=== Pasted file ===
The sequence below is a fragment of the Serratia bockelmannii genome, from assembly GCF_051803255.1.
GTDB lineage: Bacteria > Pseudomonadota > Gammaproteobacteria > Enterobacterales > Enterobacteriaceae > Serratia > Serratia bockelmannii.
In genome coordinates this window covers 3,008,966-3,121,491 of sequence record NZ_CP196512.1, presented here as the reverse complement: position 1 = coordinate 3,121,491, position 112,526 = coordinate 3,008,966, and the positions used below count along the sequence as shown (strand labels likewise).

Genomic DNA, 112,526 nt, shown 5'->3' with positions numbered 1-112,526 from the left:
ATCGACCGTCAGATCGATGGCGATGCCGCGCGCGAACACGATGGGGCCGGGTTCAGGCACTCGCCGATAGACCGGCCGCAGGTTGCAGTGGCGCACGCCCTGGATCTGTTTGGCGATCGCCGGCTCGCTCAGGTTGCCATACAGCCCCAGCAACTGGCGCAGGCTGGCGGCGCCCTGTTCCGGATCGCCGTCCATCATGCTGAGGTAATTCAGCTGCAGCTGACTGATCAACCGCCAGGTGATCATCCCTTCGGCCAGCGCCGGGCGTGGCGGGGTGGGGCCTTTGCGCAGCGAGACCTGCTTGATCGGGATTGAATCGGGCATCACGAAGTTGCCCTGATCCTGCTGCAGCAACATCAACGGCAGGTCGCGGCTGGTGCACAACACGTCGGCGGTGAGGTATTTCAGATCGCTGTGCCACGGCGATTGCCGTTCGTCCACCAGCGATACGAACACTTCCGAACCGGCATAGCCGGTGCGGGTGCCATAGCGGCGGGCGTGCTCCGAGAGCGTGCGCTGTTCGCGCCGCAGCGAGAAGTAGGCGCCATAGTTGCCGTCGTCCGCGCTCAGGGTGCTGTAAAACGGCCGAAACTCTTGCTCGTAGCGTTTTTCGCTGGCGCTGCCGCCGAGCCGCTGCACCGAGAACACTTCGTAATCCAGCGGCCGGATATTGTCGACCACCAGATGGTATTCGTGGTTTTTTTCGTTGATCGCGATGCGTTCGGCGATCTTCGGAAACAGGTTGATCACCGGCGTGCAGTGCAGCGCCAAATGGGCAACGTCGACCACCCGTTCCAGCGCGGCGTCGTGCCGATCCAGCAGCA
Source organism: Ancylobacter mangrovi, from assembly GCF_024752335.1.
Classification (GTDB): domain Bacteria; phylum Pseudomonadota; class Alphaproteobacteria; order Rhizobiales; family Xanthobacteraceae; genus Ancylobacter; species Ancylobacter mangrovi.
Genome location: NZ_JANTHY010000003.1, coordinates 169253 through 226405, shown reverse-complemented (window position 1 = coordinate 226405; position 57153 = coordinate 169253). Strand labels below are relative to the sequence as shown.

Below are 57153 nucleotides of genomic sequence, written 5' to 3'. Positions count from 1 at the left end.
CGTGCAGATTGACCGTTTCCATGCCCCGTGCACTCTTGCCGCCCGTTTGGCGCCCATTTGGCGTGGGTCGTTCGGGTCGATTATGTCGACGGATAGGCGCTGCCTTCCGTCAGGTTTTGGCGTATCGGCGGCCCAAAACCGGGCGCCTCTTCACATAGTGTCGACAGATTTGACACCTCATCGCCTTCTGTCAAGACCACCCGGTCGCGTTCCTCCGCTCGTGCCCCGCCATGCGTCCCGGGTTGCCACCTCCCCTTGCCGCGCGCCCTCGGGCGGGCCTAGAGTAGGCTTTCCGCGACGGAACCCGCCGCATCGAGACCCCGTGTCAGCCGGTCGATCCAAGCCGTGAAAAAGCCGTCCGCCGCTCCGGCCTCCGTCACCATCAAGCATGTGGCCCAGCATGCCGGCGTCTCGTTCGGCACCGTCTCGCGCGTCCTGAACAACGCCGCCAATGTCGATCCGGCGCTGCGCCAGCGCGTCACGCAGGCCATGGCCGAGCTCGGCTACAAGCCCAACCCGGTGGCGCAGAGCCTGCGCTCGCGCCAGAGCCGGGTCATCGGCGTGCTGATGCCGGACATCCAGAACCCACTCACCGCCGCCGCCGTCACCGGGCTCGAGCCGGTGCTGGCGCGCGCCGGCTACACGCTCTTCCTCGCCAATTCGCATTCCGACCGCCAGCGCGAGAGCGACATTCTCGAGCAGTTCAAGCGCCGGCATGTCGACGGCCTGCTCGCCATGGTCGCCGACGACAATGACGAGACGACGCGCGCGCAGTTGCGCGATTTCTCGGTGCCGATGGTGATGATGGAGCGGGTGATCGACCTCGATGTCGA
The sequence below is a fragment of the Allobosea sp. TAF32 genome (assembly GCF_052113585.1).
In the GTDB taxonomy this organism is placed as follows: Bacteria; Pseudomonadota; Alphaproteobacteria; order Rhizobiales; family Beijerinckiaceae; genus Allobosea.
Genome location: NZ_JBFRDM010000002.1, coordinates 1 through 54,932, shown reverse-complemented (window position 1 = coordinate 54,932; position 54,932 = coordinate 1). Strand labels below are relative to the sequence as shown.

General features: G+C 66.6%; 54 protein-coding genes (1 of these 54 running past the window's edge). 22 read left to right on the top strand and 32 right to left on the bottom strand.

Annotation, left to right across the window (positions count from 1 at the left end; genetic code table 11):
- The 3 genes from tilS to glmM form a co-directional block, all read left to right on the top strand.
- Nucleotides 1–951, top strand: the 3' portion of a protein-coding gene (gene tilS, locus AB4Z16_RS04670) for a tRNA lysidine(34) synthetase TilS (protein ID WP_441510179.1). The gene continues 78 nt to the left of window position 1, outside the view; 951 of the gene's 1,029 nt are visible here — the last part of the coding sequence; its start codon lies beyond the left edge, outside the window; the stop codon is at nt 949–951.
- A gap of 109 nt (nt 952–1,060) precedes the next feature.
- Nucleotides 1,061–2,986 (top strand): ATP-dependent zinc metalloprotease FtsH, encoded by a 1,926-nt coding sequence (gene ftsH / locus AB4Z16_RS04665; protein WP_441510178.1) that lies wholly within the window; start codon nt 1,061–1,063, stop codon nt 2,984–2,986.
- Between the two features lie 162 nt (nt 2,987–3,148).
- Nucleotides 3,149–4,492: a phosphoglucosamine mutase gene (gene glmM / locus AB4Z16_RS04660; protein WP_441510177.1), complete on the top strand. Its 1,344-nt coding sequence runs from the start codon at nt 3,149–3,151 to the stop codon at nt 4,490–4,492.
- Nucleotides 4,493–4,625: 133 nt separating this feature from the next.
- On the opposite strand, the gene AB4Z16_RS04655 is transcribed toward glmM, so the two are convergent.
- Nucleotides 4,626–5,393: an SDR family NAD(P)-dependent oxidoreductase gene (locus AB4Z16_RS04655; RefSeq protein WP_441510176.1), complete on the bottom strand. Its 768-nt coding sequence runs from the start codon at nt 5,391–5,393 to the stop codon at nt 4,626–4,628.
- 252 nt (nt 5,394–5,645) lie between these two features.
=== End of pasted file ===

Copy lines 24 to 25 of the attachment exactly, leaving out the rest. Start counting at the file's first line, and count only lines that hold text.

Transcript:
- Nucleotides 4,626–5,393: an SDR family NAD(P)-dependent oxidoreductase gene (locus AB4Z16_RS04655; RefSeq protein WP_441510176.1), complete on the bottom strand. Its 768-nt coding sequence runs from the start codon at nt 5,391–5,393 to the stop codon at nt 4,626–4,628.
- 252 nt (nt 5,394–5,645) lie between these two features.